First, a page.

Author Archives: Jon Robinson

Skyservice Breaks Ground in Seattle

Skyservice Business Aviation on March 2 broke ground on a 71,000-square-foot Fixed Base Operation at King County International Airport, Boeing Field (BFI), near Seattle.

Skyservice explains the new FBO will include a generously sized lounge and relaxation areas, a two-story open reception area, and a 1,600-square-foot second-floor terrace overlooking Mount Rainier. The FBO will offer guests complimentary access to executive conference rooms and break-out areas.

“Seattle is a very important location for Skyservice as we expand our FBO, MRO, and industry-leading Aircraft Management company in the Pacific Northwest,” said Benjamin Murray, President and CEO, Skyservice. “We are committed to working with the airport to upgrade and expand its infrastructure, focus on sustainable operations, and provide greater choice in the marketplace.”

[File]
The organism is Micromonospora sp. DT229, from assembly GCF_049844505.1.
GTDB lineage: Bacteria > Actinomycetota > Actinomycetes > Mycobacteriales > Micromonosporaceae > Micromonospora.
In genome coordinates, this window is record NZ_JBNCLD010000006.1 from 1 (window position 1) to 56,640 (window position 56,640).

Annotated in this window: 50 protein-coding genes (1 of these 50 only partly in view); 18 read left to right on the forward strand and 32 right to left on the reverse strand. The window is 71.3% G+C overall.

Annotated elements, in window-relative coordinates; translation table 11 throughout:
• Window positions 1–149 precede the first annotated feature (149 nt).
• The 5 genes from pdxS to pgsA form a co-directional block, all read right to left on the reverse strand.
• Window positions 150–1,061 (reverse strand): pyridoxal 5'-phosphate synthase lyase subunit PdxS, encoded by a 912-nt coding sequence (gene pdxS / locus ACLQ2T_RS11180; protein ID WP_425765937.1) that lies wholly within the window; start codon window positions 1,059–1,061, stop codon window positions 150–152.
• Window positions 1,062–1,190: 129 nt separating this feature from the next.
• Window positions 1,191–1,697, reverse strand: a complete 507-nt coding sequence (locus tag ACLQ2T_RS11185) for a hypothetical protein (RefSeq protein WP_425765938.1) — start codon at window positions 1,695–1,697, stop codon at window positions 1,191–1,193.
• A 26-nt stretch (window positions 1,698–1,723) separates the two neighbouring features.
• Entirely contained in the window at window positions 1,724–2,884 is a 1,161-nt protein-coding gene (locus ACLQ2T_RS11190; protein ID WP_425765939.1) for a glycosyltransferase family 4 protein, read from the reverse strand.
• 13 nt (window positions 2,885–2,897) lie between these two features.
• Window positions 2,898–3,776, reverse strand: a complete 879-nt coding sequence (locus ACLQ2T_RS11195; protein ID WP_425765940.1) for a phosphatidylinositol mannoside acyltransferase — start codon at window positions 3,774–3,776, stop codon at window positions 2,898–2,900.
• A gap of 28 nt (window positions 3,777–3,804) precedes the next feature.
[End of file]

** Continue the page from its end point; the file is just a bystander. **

Part of the construction development also includes plans to increase the ramp footprint. Skyservice Seattle will operate from a temporary facility while the new FBO is being built. On its same leasehold, the company will continue to provide comprehensive FBO services, including ground handling, aircraft refueling, lounge amenities, flight crew lounges and sleep rooms, and ground transportation.

(Image: Skyservice)

GAMA releases 2022 aircraft shipment and billing report

The General Aviation Manufacturers Association on February 22 released its 2022 General Aviation Aircraft Shipment and Billing Report, which shows that, when compared to 2021 numbers, all aircraft segments saw increases in shipments. Preliminary aircraft deliveries in 2022 were valued at US$26.8 billion, an increase of 6.0 per cent.

“The general aviation manufacturing industry continues to show increasing strength despite workforce and supply chain challenges across our industry,” said Pete Bunce, President and CEO, General Aviation Manufacturers Association (GAMA). “Our product development across the spectrum of fixed wing, rotorcraft and Advanced Air Mobility vehicles is spurred by the recognition that our industry is the safety and sustainability technology incubator for global civil aviation.”